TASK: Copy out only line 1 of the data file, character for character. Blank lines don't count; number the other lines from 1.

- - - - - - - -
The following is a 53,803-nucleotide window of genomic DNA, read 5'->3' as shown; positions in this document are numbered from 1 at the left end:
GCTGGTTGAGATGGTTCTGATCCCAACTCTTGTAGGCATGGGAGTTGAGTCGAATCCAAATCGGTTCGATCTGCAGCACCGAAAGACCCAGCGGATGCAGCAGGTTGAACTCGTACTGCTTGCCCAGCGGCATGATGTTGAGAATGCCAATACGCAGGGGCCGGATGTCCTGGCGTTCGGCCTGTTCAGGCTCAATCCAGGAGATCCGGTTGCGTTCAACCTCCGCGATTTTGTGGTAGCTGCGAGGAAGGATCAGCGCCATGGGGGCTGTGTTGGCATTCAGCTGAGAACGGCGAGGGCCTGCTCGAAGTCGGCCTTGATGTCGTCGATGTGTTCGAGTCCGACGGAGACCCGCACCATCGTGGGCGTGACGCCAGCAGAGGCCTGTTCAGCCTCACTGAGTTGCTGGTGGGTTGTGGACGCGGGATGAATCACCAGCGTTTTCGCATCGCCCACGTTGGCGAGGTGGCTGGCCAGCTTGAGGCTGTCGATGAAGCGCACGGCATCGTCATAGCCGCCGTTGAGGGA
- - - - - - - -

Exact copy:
The following is a 53,803-nucleotide window of genomic DNA, read 5'->3' as shown; positions in this document are numbered from 1 at the left end: